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Can the NHS land a robot on a comet?

By Alex Kafetz, ZPB Director

Some would believe there is more chance of landing a robot probe on a comet than making the NHS digital, but a new strategy is to be implemented by all the key national health and care organisations that are determined to make this happen.

Today the Personalised Health and Care 2020 framework was published by the newly formed National Information Board. It sets out how the NHS will adopt technology and become transparent by 2020. You may think the NHS has tried and failed to do this before, but I believe that this initiative is different from all those in the past because it embodies a unified approach across the sector. All the (national) organisations that need to be involved are signatories, and there are clear milestones through which we can hold them to account. Achieving the vision set out is not just dependent on them though – the document is clear that it needs and wants everyone from patients to health tech entrepreneurs, frontline staff to civil society organisationsto play their part in making it happen. It is a framework for action not just by national bodies, but by all of us.

I should make a declaration of interest here – I have been appointed as a lay member of the National Information Board. I hope to play a part in scrutinising progress and making sure the board maintains the momentum, and keeps focusing on what matters and challenges each part of the system to implement its commitments in the right way.

Since the NHS reforms took place we’ve been made ambitious promises about the role that technology, transparency and participation will play in making care better, more convenient and more accessible. However, we are all still frustrated by luddite practices across the NHS: referral letters sent through the post getting lost; professionals not having digital access to our notes and 20-minute waits on premium phone lines to change an appointment time.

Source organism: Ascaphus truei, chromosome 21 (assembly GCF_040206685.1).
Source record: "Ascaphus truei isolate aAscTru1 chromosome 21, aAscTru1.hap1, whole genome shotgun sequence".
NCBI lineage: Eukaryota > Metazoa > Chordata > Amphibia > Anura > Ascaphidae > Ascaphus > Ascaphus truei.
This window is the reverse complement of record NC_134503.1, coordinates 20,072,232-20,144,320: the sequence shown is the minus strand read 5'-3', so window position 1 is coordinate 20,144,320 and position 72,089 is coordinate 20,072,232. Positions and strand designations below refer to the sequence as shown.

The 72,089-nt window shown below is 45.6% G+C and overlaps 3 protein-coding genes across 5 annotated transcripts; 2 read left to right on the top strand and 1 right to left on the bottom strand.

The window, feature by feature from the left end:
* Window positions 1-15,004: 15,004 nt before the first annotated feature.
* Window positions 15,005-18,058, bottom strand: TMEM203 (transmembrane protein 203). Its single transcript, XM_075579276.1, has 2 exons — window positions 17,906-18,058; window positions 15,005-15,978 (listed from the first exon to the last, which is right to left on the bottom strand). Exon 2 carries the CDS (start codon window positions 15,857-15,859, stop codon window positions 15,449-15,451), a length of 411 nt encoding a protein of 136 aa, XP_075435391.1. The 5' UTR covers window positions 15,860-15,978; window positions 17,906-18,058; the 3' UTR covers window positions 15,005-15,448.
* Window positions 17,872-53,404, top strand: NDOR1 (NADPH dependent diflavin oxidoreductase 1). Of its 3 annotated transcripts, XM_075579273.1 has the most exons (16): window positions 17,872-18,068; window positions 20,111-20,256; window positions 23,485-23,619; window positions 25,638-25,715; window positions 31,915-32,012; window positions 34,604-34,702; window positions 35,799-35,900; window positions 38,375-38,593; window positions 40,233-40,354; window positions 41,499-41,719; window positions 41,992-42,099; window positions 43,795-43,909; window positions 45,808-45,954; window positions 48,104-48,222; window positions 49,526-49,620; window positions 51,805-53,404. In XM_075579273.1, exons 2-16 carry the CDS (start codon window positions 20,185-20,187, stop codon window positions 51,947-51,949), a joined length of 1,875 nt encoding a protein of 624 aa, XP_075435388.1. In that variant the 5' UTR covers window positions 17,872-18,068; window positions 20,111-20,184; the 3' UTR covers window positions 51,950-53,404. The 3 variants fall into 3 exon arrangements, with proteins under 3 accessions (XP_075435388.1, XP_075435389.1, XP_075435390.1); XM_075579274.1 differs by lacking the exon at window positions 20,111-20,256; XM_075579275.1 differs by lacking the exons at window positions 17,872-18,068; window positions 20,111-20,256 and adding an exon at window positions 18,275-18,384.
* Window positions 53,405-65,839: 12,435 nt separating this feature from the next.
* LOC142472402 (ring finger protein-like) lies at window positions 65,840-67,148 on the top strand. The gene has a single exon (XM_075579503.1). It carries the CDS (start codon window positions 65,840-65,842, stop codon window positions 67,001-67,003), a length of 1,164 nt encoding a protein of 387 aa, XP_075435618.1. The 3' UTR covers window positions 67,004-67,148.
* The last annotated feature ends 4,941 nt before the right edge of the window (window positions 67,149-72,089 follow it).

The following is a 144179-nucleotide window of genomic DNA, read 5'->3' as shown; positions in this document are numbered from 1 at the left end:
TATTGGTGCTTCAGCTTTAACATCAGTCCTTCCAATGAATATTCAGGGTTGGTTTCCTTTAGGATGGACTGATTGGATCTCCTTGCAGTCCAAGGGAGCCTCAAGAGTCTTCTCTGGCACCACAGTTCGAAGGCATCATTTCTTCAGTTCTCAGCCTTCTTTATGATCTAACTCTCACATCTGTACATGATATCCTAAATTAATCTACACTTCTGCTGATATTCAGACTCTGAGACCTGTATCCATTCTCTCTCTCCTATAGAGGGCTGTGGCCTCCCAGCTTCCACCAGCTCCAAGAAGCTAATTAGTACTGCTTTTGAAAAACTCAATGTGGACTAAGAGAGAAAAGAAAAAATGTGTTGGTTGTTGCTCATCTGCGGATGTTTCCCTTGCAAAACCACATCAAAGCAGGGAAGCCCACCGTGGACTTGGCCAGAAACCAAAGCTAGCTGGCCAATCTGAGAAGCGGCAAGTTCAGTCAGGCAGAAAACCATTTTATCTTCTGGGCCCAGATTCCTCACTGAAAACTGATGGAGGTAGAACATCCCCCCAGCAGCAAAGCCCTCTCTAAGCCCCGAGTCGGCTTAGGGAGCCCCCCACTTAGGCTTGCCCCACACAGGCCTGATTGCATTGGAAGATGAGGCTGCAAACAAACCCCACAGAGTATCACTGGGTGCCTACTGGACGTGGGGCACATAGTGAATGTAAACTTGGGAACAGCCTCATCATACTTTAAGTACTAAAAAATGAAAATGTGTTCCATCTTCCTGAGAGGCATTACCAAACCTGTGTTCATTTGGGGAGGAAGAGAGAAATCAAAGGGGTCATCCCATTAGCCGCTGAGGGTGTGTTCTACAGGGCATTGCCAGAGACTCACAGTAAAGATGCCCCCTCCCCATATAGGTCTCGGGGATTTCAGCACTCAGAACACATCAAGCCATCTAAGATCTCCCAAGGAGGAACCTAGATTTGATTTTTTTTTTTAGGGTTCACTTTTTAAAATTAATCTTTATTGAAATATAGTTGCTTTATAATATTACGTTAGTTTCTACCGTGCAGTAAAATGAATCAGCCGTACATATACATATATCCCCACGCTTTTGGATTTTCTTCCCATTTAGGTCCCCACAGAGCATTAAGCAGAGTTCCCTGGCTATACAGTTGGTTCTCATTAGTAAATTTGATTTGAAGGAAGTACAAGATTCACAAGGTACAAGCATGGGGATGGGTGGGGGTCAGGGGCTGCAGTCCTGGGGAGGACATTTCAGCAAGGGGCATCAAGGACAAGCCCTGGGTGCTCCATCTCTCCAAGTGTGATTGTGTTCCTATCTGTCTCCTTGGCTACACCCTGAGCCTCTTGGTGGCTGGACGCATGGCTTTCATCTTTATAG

However, Personalised Health and Care 2020 is not a strategy in the conventional sense but a framework to support frontline staff, patients and citizens to take better advantage of the digital opportunity. The document covers the spectrum of the tech challenge including: enabling patients to make the right choices; giving professionals the information they need; making care transparent whilst maintaining trust in the way our data is used; and supporting innovation, growth and the best use of technology.

By early next year we will be able to understand how NHS Choices will be the vehicle for publication of all NHS data and there will be clear standards on use of the NHS number, interoperability and better use of patient experience and outcome data. Dame Fiona Caldicott will act for all of us as a new national data guardian.

Soon afterwards, NHS Choices and 111 will become integrated and data quality will become a part of the regulatory regime. Further ahead we will have sequenced 100,000 genomes and will be given the ability to record our own comments and preferences on our care record.

There are two areas I particularly would like to see happen over the next six years. Firstly, I want the NHS to become as transparent as possible. This includes further development of data published through myNHS making sure that, even when it is aimed at clinicians and managers, it is published in ways that patients and the public can understand it and that researchers can access it to draw their own conclusions.

Secondly, I’d like to champion the support that organisations outside government, including small and medium enterprises can give in supporting the delivery of certain aspects of the strategy. The ambition to accredit and kitemark technology and data-enabled services, including apps, is a great place to start to make this happen.

If you like your health and care revolutions digital and transparent, this document is for you. The National Information Board invites comments via or #health2020 and I hope many people will.

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